What’s the best part about playing Shelby?
I think she’s very similar to me so she’s a very easy character to channel. I like how much she cares and how much she tries but we also tried to make her not as evolved as I have become over the years. We tried to stump her a little bit to make it more believable that she struggles as much as she does and that’s also a fun challenge.
If you can play a different character in the show who would it be and why?
I couldn’t do any of it. I marvel at them. The girls are so brilliant and they’ve added so much to those characters There’s no way I could play any of those characters. And I felt so much for the casting process when we were auditioning girls. I was like I couldn’t do any of this. So anyone who couldn’t do it either, I get it. I couldn’t do it either. (laughs). They created such complex and interesting characters. And even the side characters bring so much to those characters that I won’t be able to touch it.
Are the other characters local?
No. They seem local cause they’re like character actors. They’re so in their characters. But we have one local actor. He plays the guy named Ken. But you have to play a close attention. Ken shows up in a lot of different places because he has five different jobs. He’s a G.E.D. teacher, he’s a bartender, and he works at a telemarketing company. We don’t speak to Ken. We just see Ken and we call him Ken. He’s a local and he’s incredible. His name is Patrick Roper and we got really lucky with him. And he was just so good playing one of the roles that we gave him- every job in the town. Which I think is so realistic. People in those situations work a lot of jobs so we wanted to speak to that.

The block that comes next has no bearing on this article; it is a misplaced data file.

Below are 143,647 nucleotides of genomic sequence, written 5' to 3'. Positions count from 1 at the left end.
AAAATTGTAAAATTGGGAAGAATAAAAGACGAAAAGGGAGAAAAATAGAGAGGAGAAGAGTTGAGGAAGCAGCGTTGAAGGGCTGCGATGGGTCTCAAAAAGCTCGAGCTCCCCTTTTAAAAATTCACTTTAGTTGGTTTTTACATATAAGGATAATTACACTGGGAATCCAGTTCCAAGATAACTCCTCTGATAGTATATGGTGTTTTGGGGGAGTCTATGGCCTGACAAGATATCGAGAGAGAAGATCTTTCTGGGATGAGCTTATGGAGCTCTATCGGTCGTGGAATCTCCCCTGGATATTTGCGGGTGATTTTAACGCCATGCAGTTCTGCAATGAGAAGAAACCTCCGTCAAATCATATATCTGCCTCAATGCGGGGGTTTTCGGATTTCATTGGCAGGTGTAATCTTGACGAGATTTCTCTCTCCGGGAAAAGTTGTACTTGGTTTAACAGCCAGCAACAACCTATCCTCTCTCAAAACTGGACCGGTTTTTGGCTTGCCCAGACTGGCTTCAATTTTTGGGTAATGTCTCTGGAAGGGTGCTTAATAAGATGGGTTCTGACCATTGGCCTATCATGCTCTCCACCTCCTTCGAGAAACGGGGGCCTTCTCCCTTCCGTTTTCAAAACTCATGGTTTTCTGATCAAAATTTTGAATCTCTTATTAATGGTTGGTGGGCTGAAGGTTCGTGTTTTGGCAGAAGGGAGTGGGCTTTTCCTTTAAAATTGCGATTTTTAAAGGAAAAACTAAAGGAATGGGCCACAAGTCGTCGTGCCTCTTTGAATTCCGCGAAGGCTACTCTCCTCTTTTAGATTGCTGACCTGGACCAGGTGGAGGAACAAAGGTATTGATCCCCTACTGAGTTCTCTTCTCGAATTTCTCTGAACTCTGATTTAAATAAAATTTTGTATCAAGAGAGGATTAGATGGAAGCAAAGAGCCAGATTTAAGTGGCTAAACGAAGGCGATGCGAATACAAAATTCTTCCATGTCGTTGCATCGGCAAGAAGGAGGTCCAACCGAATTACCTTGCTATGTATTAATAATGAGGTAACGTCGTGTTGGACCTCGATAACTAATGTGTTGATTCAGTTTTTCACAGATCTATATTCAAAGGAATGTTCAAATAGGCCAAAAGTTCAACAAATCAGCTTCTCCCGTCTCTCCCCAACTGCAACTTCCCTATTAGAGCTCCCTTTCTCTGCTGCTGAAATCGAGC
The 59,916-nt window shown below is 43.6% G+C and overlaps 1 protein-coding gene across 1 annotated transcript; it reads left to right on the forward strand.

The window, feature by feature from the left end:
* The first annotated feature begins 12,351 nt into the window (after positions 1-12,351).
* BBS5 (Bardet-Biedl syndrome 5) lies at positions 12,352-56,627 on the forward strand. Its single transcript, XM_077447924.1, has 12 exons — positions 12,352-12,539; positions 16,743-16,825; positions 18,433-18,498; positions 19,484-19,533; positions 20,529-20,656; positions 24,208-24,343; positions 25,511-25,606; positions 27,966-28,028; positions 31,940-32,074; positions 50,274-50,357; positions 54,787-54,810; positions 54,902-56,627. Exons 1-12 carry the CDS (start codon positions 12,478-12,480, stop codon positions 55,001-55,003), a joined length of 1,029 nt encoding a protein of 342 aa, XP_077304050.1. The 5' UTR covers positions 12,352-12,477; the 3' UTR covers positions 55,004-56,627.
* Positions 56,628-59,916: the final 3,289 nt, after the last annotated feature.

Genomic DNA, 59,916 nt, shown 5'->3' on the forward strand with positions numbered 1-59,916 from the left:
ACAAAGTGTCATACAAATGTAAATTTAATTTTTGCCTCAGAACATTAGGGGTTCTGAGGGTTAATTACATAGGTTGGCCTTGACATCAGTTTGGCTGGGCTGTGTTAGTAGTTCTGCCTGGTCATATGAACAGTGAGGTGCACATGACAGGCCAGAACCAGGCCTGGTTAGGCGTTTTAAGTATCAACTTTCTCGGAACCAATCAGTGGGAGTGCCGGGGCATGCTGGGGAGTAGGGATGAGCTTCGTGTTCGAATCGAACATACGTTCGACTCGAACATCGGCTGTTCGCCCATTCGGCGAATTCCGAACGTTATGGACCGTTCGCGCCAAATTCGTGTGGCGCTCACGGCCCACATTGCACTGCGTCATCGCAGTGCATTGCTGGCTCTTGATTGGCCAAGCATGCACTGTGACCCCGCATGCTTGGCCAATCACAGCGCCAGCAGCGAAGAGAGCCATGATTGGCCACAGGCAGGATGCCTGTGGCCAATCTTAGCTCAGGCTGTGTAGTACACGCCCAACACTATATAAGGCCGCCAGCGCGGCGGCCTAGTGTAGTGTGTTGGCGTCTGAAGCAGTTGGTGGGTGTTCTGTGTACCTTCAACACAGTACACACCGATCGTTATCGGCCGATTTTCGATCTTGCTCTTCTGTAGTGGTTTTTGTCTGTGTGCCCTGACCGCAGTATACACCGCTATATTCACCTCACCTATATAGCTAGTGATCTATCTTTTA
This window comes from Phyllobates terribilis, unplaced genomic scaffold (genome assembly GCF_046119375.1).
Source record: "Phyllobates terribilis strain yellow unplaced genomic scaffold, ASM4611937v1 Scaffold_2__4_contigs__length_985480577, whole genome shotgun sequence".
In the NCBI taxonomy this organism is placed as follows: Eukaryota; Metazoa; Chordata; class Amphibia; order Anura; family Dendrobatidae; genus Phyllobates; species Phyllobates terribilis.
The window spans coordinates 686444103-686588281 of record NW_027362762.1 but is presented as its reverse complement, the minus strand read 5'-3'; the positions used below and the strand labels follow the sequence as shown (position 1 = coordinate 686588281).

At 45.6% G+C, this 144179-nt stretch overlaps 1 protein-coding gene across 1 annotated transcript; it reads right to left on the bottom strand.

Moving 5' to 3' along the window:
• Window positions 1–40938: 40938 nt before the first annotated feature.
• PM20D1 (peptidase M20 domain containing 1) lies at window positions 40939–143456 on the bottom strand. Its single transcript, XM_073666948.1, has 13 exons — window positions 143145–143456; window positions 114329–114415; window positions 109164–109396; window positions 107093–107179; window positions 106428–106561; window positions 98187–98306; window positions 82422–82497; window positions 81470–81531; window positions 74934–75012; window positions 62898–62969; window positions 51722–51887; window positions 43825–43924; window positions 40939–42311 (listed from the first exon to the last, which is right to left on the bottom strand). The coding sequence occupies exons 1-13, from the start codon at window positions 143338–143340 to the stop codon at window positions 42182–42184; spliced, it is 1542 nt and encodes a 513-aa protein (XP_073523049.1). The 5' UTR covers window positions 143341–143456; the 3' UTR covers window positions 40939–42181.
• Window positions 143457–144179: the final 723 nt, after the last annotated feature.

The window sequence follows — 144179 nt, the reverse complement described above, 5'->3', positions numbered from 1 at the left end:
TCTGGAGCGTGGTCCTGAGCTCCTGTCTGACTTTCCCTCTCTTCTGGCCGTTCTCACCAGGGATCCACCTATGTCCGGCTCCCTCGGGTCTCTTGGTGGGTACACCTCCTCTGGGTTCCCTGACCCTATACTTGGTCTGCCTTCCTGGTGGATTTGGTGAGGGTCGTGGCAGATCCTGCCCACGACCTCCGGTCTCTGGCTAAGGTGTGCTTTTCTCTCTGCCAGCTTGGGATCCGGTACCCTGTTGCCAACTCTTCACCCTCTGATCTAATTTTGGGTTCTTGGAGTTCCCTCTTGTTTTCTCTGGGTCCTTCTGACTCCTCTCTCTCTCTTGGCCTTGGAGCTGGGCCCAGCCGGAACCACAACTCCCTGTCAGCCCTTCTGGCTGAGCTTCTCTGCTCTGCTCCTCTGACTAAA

What’s next for the girls? Is there a promise that any of them will go out of Florida eventually?
Interesting. I don’t think that going out of Florida is the answer. I think that they think it’s the answer but I don’t know if it’s the actual answer. I think really the journey for them is self-love and self-discovery and believing in themselves. I think some of them wrong l think that they’re gonna find that elsewhere. But I don’t think we see the show as the answer to self-discovery is leaving your hometown. I don’t believe that. So I think ultimately the goal for all of these girls is self-confidence, self-love and self-belief and that could be right where they are.
What do you expect the audience to take away from watching this series?
I think the people who grew up in sort of smaller towns in middle America and people that grew up not wealthy, or lower income, or lower middle-class people can watch these shows and really relate to them.
When I grew up we were like lower lower middle-class. And I didn’t relate to any of the shows where the characters are going off to college or living in New York. That just wasn’t my reality. I always wanted to make a show, which is a different reality to relate to. But then there are also people that did grow up in upper middle-class or wealthy household with education. I think it’s sort of voyeuristic for them. I think it’s a world that they haven’t seen that they don’t even get to see on TV and now they get to peek into it and it’s not depressing and dark and sad but it’s comedy, it’s light but it’s dealing with real stuff.
What’s your dream role or project?
Right now I just wanna keep making seasons of Florida Girls. I know it’s not good to put all your eggs in one basket but all my emotional eggs are in this basket.
If you were a book, what book would you be and why?
I would be a self-help book. I love the idea of how much we’re all works in progress and how much we can better ourselves when we apply ourselves and I guess that’s a theme of a self-help book.